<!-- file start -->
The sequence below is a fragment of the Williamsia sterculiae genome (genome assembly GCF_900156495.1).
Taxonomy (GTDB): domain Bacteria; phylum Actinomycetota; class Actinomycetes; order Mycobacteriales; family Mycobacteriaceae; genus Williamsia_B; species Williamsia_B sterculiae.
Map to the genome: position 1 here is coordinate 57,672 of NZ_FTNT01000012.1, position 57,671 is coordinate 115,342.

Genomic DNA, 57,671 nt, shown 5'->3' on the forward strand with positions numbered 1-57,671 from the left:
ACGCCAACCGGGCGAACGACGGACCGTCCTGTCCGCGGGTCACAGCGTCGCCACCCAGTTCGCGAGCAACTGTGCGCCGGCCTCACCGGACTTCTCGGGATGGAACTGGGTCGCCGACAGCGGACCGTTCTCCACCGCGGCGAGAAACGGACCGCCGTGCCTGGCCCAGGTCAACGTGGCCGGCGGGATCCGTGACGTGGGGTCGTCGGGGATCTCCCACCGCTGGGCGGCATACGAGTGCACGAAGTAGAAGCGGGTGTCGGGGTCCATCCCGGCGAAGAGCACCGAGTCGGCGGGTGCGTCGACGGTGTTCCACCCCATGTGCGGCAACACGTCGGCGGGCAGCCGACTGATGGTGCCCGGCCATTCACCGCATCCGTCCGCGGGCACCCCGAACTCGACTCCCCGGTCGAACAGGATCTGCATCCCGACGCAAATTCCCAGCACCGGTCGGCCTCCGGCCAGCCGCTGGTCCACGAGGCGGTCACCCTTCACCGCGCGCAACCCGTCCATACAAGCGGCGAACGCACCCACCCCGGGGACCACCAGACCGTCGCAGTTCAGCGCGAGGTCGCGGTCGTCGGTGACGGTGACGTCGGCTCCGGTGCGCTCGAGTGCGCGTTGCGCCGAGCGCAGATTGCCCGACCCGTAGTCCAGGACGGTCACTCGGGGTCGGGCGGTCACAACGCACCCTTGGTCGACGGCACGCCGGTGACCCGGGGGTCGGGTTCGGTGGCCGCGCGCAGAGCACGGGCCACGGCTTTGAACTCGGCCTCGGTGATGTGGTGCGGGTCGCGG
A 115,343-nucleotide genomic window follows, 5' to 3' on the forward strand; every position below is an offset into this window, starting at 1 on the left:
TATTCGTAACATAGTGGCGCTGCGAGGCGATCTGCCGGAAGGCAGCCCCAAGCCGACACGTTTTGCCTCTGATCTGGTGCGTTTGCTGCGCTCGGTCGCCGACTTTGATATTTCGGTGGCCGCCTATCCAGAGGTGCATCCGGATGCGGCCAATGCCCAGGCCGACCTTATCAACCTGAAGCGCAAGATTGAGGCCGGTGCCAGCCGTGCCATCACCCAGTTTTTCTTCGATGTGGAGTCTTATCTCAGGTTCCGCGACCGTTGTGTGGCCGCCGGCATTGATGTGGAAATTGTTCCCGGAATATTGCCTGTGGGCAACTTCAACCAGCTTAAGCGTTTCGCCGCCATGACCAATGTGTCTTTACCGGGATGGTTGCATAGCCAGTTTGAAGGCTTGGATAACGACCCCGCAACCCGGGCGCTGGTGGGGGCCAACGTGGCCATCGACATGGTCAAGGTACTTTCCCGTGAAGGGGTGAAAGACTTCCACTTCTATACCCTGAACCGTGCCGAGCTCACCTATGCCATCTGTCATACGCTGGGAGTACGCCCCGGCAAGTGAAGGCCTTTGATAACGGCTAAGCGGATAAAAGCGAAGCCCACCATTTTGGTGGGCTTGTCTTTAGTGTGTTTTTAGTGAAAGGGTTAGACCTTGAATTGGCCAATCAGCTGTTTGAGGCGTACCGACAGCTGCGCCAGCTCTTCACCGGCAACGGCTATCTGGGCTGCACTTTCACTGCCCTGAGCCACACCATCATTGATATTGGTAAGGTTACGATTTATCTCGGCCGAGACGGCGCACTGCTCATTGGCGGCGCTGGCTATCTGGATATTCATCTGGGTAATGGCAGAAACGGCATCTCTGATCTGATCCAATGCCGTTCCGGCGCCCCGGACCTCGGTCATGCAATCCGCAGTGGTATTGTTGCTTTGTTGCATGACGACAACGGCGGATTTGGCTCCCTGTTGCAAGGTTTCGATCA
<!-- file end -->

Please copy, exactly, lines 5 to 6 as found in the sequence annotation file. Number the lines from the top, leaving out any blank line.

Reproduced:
ACGCCAACCGGGCGAACGACGGACCGTCCTGTCCGCGGGTCACAGCGTCGCCACCCAGTTCGCGAGCAACTGTGCGCCGGCCTCACCGGACTTCTCGGGATGGAACTGGGTCGCCGACAGCGGACCGTTCTCCACCGCGGCGAGAAACGGACCGCCGTGCCTGGCCCAGGTCAACGTGGCCGGCGGGATCCGTGACGTGGGGTCGTCGGGGATCTCCCACCGCTGGGCGGCATACGAGTGCACGAAGTAGAAGCGGGTGTCGGGGTCCATCCCGGCGAAGAGCACCGAGTCGGCGGGTGCGTCGACGGTGTTCCACCCCATGTGCGGCAACACGTCGGCGGGCAGCCGACTGATGGTGCCCGGCCATTCACCGCATCCGTCCGCGGGCACCCCGAACTCGACTCCCCGGTCGAACAGGATCTGCATCCCGACGCAAATTCCCAGCACCGGTCGGCCTCCGGCCAGCCGCTGGTCCACGAGGCGGTCACCCTTCACCGCGCGCAACCCGTCCATACAAGCGGCGAACGCACCCACCCCGGGGACCACCAGACCGTCGCAGTTCAGCGCGAGGTCGCGGTCGTCGGTGACGGTGACGTCGGCTCCGGTGCGCTCGAGTGCGCGTTGCGCCGAGCGCAGATTGCCCGACCCGTAGTCCAGGACGGTCACTCGGGGTCGGGCGGTCACAACGCACCCTTGGTCGACGGCACGCCGGTGACCCGGGGGTCGGGTTCGGTGGCCGCGCGCAGAGCACGGGCCACGGCTTTGAACTCGGCCTCGGTGATGTGGTGCGGGTCGCGG
A 115,343-nucleotide genomic window follows, 5' to 3' on the forward strand; every position below is an offset into this window, starting at 1 on the left: